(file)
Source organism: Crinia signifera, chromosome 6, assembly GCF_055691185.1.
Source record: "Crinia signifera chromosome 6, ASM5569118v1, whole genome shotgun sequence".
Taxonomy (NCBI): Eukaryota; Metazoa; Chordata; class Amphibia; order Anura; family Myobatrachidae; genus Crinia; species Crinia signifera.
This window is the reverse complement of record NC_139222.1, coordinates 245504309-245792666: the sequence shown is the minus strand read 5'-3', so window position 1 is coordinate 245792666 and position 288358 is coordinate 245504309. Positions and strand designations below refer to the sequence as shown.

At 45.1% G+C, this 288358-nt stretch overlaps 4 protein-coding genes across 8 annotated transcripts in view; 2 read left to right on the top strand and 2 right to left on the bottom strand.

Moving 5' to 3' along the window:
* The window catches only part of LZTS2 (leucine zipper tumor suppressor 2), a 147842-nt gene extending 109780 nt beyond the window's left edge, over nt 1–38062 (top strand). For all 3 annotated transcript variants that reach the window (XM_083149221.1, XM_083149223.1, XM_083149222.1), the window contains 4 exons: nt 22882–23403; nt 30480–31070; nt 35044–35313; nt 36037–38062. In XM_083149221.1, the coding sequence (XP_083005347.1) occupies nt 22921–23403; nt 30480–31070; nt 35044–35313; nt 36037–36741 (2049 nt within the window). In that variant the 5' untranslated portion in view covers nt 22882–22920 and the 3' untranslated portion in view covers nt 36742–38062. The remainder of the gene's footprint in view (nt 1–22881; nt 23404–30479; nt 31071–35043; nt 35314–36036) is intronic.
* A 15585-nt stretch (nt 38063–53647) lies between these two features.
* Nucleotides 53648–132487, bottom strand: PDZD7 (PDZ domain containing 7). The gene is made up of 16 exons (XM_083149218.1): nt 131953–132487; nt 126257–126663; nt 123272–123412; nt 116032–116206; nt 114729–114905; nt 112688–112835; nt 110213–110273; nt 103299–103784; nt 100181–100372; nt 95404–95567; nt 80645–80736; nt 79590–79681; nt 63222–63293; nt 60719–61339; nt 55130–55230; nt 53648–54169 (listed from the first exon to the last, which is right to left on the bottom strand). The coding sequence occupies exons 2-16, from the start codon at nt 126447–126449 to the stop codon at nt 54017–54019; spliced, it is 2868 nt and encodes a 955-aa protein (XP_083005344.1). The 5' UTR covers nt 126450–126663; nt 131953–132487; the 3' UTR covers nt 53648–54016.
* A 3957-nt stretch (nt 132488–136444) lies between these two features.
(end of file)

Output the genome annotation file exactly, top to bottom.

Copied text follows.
Source organism: Crinia signifera, chromosome 6, assembly GCF_055691185.1.
Source record: "Crinia signifera chromosome 6, ASM5569118v1, whole genome shotgun sequence".
Taxonomy (NCBI): Eukaryota; Metazoa; Chordata; class Amphibia; order Anura; family Myobatrachidae; genus Crinia; species Crinia signifera.
This window is the reverse complement of record NC_139222.1, coordinates 245504309-245792666: the sequence shown is the minus strand read 5'-3', so window position 1 is coordinate 245792666 and position 288358 is coordinate 245504309. Positions and strand designations below refer to the sequence as shown.

At 45.1% G+C, this 288358-nt stretch overlaps 4 protein-coding genes across 8 annotated transcripts in view; 2 read left to right on the top strand and 2 right to left on the bottom strand.

Moving 5' to 3' along the window:
* The window catches only part of LZTS2 (leucine zipper tumor suppressor 2), a 147842-nt gene extending 109780 nt beyond the window's left edge, over nt 1–38062 (top strand). For all 3 annotated transcript variants that reach the window (XM_083149221.1, XM_083149223.1, XM_083149222.1), the window contains 4 exons: nt 22882–23403; nt 30480–31070; nt 35044–35313; nt 36037–38062. In XM_083149221.1, the coding sequence (XP_083005347.1) occupies nt 22921–23403; nt 30480–31070; nt 35044–35313; nt 36037–36741 (2049 nt within the window). In that variant the 5' untranslated portion in view covers nt 22882–22920 and the 3' untranslated portion in view covers nt 36742–38062. The remainder of the gene's footprint in view (nt 1–22881; nt 23404–30479; nt 31071–35043; nt 35314–36036) is intronic.
* A 15585-nt stretch (nt 38063–53647) lies between these two features.
* Nucleotides 53648–132487, bottom strand: PDZD7 (PDZ domain containing 7). The gene is made up of 16 exons (XM_083149218.1): nt 131953–132487; nt 126257–126663; nt 123272–123412; nt 116032–116206; nt 114729–114905; nt 112688–112835; nt 110213–110273; nt 103299–103784; nt 100181–100372; nt 95404–95567; nt 80645–80736; nt 79590–79681; nt 63222–63293; nt 60719–61339; nt 55130–55230; nt 53648–54169 (listed from the first exon to the last, which is right to left on the bottom strand). The coding sequence occupies exons 2-16, from the start codon at nt 126447–126449 to the stop codon at nt 54017–54019; spliced, it is 2868 nt and encodes a 955-aa protein (XP_083005344.1). The 5' UTR covers nt 126450–126663; nt 131953–132487; the 3' UTR covers nt 53648–54016.
* A 3957-nt stretch (nt 132488–136444) lies between these two features.